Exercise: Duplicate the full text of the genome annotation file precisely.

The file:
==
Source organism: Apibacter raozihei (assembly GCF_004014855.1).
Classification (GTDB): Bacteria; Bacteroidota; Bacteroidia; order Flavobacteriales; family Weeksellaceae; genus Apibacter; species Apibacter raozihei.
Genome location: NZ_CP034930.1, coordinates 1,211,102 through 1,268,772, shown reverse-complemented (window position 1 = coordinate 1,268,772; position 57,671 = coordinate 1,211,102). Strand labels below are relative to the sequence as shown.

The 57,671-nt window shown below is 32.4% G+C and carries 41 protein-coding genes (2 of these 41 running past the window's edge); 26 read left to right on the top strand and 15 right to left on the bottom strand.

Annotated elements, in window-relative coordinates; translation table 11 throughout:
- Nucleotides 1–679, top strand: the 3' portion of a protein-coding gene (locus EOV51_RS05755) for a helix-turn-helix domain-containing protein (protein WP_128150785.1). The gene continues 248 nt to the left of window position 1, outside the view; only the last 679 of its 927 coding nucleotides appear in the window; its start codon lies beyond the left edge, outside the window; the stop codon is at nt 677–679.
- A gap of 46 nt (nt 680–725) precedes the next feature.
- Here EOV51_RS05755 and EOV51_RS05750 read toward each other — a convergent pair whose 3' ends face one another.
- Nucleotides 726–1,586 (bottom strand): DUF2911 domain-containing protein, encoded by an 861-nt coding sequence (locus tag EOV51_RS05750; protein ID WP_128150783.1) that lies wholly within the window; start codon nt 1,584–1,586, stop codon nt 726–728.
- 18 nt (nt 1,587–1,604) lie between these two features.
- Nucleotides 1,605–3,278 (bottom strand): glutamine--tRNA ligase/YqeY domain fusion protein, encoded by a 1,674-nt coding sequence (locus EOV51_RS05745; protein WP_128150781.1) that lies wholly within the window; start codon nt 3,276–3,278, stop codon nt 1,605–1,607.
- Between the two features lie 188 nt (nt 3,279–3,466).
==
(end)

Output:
Source organism: Apibacter raozihei (assembly GCF_004014855.1).
Classification (GTDB): Bacteria; Bacteroidota; Bacteroidia; order Flavobacteriales; family Weeksellaceae; genus Apibacter; species Apibacter raozihei.
Genome location: NZ_CP034930.1, coordinates 1,211,102 through 1,268,772, shown reverse-complemented (window position 1 = coordinate 1,268,772; position 57,671 = coordinate 1,211,102). Strand labels below are relative to the sequence as shown.

The 57,671-nt window shown below is 32.4% G+C and carries 41 protein-coding genes (2 of these 41 running past the window's edge); 26 read left to right on the top strand and 15 right to left on the bottom strand.

Annotated elements, in window-relative coordinates; translation table 11 throughout:
- Nucleotides 1–679, top strand: the 3' portion of a protein-coding gene (locus EOV51_RS05755) for a helix-turn-helix domain-containing protein (protein WP_128150785.1). The gene continues 248 nt to the left of window position 1, outside the view; only the last 679 of its 927 coding nucleotides appear in the window; its start codon lies beyond the left edge, outside the window; the stop codon is at nt 677–679.
- A gap of 46 nt (nt 680–725) precedes the next feature.
- Here EOV51_RS05755 and EOV51_RS05750 read toward each other — a convergent pair whose 3' ends face one another.
- Nucleotides 726–1,586 (bottom strand): DUF2911 domain-containing protein, encoded by an 861-nt coding sequence (locus tag EOV51_RS05750; protein ID WP_128150783.1) that lies wholly within the window; start codon nt 1,584–1,586, stop codon nt 726–728.
- 18 nt (nt 1,587–1,604) lie between these two features.
- Nucleotides 1,605–3,278 (bottom strand): glutamine--tRNA ligase/YqeY domain fusion protein, encoded by a 1,674-nt coding sequence (locus EOV51_RS05745; protein WP_128150781.1) that lies wholly within the window; start codon nt 3,276–3,278, stop codon nt 1,605–1,607.
- Between the two features lie 188 nt (nt 3,279–3,466).